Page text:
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Europe's Double (Leverage) Trouble

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Europe has opted to go the route of history's long list of failed financial institutions. It has resorted to double leverage.

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MINYANVILLE ORIGINAL When I was the Treasurer of Bank One, there was one quarterly financial metric that I paid close attention to: the double leverage ratio. (Albeit an oversimplification, the double leverage ratio is determined by dividing the capital of a bank by the capital of its parent bank holding company.)

Not surprisingly, what both the regulators and the rating agencies wanted was a ratio less than one. They did not want to see the holding company borrowing debt and then putting the proceeds from it into the bank as equity capital.

What brought this obscure ratio to my mind this week was Spain and the convoluted solution European policymakers yet again resorted to in their attempt to address that country's banking sector capital shortfall. As proposed, European countries (through either the EFSF or ESM) will lend up to 100 billion euros to an agency of the Kingdom of Spain (the Fondo de Reestructuration Ordenada Bancaria or FROB) which, in turn, will use the proceeds to inject capital into troubled banks, most likely through contingent/convertible bonds.

Not surprisingly, what market participants have identified is the fact that by going through the multi-step process, the Kingdom of Spain is taking on yet more debt. But there are other complications to the proposal as well. Based on what happened in Greece, clearly the European System of Financial Supervisors/European Stability Mechanism will want super-senior creditor status (along with the European Central Bank and IMF) should Spain eventually default.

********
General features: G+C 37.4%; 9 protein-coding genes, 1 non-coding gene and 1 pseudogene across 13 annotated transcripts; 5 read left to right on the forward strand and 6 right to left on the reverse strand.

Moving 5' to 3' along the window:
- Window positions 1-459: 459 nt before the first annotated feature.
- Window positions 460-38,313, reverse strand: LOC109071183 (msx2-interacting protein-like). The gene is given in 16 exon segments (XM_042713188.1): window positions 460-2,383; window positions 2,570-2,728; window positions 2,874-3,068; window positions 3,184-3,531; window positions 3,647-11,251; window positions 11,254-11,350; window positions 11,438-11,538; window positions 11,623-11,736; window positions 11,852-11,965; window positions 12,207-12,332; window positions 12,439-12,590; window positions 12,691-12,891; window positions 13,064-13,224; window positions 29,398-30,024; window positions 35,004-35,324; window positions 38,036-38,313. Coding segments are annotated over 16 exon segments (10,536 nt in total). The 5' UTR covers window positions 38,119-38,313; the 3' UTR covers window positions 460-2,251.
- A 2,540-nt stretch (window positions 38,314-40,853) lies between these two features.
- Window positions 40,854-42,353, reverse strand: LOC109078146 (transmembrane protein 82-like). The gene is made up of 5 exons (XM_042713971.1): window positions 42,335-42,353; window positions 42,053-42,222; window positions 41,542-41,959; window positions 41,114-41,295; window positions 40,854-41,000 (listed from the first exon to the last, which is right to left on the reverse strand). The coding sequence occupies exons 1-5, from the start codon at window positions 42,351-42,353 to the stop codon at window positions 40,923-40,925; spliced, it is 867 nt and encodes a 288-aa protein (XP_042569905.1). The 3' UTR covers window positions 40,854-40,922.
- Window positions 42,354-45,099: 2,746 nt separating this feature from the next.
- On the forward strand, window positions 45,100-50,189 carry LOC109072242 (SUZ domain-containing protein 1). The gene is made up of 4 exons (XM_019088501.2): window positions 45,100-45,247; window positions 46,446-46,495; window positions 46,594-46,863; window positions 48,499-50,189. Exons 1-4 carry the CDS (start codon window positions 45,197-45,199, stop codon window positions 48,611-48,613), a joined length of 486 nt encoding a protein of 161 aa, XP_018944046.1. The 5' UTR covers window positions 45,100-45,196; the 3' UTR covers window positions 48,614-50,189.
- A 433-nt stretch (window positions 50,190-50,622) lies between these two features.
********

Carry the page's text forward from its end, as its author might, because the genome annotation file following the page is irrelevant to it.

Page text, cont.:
And then there is the fact that as of May, Spanish banks held almost one-third of Spanish sovereign debt. The more Spain borrows from other European nations and the IMF to put incremental capital into its banks, the more it effectively subordinates the Spanish bonds those same banks hold.

Back in October, when Belgium bailed out Dexia, I offered that Europe was well on its way to creating the financial system equivalent of the Beatles' song "I am The Walrus" – an "interpretive dance" in which "I am he as you are he as you are me." And we are all together. At every turn, rather than decoupling sovereigns from financials, European policymakers were only linking them more tightly together.

From my perspective, this week's proposal only makes matters worse.

What I have been calling the European "interplex" is rapidly becoming conjoined twins: The sharing of critical systems between banks and sovereigns is growing more, rather than less, complex. Europe is no longer a case of two drunks leaning one against the other. Today, the bodies have been sewn together; policymakers have all but shut down one of the hearts, and with one circulatory system, the bodies -- adult conjoined twins, as it were -- now live or die as one.

You would have thought that European policymakers would have seen this consequence after Ireland's banking crisis two years ago. Clearly this week's actions suggest otherwise. Rather than seeking bank capital from an uncorrelated third party, Europe has opted to go the route of history's long list of failed financial institutions. They have resorted to double leverage.

At best, Europe has bought time.

More likely, however, is that when the end comes, determining whether the sovereigns or the banks failed first will be like trying to settle which conjoined twin is expendable.

As proposed, Europe's sovereigns and banks now live or die as one.

From my perspective, it didn't have to be this way. Even this weekend, Europe had the chance to demonstrate its commitment to pulling troubled banks and troubled sovereigns apart.

Instead, they just put on their old Beatles' album.

Too bad we all have to sing along.
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Position in SH and JPM
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